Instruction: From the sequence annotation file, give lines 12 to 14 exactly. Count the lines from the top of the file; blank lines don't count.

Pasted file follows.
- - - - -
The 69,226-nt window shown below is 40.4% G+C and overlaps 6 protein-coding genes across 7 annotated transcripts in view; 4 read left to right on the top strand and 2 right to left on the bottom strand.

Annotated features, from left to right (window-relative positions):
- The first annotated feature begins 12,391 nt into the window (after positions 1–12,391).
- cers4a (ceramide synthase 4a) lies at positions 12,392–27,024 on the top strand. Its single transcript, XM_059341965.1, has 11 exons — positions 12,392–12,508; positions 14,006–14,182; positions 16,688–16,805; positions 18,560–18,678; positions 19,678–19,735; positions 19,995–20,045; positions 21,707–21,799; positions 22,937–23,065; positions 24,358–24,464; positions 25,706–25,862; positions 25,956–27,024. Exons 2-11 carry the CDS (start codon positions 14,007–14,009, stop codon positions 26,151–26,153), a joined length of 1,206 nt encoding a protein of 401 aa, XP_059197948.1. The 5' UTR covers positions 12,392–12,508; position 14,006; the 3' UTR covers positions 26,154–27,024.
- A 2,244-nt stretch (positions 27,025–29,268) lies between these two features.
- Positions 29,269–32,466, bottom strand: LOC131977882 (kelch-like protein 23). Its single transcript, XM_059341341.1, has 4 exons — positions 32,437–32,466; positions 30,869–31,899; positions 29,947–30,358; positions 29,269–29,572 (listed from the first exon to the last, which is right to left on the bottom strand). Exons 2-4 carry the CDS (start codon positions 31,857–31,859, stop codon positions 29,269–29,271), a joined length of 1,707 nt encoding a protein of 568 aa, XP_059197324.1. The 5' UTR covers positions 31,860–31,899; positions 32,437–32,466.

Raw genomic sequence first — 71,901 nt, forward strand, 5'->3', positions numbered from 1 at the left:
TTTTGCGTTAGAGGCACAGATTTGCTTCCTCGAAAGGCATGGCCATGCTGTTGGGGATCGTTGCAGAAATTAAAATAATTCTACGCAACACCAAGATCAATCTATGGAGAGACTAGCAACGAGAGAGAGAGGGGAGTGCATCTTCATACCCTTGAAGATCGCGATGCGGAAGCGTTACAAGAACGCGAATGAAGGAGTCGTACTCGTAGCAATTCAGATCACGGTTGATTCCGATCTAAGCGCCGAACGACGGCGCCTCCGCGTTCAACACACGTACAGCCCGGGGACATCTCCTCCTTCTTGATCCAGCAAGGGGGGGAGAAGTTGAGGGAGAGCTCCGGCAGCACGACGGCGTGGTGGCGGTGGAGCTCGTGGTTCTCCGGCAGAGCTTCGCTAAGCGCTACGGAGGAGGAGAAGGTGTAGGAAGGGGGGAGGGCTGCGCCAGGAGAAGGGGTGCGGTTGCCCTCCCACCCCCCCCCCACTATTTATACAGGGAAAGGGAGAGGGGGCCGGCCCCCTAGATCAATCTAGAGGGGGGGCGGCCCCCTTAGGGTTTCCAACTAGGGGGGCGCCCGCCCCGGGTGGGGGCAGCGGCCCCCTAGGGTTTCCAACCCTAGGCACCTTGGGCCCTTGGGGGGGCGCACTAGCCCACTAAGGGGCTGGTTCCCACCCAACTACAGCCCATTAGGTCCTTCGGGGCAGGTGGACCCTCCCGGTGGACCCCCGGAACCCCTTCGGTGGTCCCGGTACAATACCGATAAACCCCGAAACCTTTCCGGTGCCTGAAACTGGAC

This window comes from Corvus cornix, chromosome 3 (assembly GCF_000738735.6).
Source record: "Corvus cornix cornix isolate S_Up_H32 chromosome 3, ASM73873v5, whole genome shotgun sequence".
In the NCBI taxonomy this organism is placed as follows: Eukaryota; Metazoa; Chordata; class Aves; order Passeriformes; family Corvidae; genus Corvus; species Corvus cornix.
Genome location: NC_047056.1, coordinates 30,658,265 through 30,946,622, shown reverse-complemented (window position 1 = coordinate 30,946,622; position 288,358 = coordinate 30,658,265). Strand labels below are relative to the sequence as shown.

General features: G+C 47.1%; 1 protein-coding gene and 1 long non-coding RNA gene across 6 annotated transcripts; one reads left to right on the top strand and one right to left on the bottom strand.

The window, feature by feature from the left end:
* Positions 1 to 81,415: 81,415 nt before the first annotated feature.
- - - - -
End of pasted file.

Genome location: NC_047056.1, coordinates 30,658,265 through 30,946,622, shown reverse-complemented (window position 1 = coordinate 30,946,622; position 288,358 = coordinate 30,658,265). Strand labels below are relative to the sequence as shown.

General features: G+C 47.1%; 1 protein-coding gene and 1 long non-coding RNA gene across 6 annotated transcripts; one reads left to right on the top strand and one right to left on the bottom strand.

The window, feature by feature from the left end: